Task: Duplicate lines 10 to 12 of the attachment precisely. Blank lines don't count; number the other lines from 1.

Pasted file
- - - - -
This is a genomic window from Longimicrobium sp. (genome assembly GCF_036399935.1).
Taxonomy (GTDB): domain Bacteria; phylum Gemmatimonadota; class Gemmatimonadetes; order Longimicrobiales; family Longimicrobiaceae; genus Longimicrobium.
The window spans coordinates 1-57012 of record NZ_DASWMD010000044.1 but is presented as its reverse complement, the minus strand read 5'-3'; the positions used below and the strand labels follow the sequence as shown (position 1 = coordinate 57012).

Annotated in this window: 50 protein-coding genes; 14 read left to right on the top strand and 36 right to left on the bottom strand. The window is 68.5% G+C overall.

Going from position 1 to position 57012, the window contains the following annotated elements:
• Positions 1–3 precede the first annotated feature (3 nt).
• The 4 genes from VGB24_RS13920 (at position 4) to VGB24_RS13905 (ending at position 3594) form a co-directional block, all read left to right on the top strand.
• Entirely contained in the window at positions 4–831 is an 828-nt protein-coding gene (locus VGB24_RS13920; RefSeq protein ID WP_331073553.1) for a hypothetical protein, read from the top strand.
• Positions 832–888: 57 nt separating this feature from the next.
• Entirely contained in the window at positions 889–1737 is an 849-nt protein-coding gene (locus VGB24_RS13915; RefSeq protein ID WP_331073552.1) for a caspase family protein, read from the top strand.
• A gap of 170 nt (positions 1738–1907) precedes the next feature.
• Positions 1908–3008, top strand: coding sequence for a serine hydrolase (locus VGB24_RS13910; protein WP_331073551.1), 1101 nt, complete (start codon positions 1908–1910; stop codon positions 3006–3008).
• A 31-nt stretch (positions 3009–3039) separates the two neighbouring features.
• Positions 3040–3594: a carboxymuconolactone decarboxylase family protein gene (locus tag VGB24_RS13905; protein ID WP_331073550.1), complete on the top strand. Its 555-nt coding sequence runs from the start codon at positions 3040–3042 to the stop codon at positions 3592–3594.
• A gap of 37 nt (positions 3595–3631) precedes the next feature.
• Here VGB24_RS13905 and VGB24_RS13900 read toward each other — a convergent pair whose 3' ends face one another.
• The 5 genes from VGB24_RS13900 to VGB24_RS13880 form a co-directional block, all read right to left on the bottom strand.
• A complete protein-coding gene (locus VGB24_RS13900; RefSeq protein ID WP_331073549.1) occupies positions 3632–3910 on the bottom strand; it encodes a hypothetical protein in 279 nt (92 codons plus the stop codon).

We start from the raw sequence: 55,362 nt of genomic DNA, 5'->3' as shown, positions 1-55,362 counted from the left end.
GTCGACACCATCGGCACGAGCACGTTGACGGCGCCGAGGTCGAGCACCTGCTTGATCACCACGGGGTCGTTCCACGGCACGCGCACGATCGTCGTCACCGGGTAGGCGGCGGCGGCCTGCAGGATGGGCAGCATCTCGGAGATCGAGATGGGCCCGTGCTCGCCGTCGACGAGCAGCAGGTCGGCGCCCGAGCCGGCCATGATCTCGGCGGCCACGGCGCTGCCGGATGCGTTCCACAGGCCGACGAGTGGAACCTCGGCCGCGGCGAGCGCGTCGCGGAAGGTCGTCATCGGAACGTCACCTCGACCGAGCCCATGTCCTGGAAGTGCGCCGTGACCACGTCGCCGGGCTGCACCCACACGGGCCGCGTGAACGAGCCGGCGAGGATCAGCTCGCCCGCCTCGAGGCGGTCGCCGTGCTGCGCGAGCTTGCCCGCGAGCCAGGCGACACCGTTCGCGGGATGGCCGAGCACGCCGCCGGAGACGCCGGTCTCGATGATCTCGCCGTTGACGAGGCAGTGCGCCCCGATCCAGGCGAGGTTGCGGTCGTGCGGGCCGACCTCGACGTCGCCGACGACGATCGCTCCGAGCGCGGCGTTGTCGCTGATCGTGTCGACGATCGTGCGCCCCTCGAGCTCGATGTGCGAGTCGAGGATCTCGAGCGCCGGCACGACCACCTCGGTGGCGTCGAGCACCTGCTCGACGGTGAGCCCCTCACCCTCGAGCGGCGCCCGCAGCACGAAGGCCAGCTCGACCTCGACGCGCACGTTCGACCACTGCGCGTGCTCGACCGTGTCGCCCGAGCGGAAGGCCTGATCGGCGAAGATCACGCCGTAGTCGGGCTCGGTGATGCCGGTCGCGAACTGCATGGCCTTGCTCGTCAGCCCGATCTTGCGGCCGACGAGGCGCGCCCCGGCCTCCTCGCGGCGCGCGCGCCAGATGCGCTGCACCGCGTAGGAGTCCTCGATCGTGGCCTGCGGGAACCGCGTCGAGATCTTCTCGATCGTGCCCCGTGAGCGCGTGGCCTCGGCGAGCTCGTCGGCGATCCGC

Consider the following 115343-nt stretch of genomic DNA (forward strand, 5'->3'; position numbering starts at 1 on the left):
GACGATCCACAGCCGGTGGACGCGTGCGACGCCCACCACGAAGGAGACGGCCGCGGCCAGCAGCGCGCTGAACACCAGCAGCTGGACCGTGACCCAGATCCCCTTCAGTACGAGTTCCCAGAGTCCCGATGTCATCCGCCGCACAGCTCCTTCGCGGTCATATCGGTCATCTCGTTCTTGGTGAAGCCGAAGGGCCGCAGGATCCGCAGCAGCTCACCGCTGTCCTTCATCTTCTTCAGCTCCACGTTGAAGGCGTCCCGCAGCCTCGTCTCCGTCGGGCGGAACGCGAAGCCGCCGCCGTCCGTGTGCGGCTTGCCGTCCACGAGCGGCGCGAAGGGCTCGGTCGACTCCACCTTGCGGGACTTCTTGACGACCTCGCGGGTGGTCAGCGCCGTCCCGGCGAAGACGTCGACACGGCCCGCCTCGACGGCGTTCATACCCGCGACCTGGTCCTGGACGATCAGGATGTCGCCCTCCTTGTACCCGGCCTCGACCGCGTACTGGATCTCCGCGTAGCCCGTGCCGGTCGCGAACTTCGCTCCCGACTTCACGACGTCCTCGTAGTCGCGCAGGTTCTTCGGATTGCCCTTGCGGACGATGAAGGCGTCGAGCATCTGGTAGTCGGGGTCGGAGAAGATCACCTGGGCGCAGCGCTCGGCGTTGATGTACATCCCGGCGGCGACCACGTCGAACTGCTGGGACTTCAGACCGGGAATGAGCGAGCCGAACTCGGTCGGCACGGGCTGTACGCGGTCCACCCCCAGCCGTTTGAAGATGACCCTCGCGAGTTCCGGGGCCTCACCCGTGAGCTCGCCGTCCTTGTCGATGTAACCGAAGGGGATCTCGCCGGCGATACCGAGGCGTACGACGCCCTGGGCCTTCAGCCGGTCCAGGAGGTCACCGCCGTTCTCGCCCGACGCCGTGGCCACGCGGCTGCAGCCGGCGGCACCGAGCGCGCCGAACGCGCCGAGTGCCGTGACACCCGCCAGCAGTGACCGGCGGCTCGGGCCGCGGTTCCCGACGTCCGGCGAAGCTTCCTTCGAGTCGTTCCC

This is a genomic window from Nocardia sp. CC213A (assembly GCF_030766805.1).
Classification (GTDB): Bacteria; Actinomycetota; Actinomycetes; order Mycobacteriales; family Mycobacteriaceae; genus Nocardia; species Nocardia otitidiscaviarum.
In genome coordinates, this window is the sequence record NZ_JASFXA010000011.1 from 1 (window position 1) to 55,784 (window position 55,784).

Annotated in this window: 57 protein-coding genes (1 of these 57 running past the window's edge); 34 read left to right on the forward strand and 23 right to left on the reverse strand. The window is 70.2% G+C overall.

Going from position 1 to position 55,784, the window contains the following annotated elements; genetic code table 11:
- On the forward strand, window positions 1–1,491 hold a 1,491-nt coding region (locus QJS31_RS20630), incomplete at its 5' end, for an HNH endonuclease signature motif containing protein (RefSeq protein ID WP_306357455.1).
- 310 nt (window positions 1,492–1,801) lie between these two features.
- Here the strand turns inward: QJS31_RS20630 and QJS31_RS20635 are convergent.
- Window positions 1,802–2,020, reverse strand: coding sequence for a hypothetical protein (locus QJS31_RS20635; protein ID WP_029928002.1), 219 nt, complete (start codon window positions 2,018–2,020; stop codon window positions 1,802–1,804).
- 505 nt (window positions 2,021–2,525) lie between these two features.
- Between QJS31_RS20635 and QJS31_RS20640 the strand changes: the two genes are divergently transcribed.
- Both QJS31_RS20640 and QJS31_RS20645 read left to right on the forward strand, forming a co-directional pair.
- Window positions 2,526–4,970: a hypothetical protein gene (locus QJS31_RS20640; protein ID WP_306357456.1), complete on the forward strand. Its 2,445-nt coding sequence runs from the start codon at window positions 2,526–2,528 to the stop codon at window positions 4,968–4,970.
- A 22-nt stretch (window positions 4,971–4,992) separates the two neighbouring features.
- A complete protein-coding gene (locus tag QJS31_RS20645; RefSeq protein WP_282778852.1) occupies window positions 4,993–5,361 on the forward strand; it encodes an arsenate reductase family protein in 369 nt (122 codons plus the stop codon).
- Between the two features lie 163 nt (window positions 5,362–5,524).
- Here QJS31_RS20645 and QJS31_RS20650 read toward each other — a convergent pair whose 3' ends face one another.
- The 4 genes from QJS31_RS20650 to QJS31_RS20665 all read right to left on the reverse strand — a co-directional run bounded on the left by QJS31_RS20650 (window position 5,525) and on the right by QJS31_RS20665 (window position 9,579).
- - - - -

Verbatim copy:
• Entirely contained in the window at positions 889–1737 is an 849-nt protein-coding gene (locus VGB24_RS13915; RefSeq protein ID WP_331073552.1) for a caspase family protein, read from the top strand.
• A gap of 170 nt (positions 1738–1907) precedes the next feature.
• Positions 1908–3008, top strand: coding sequence for a serine hydrolase (locus VGB24_RS13910; protein WP_331073551.1), 1101 nt, complete (start codon positions 1908–1910; stop codon positions 3006–3008).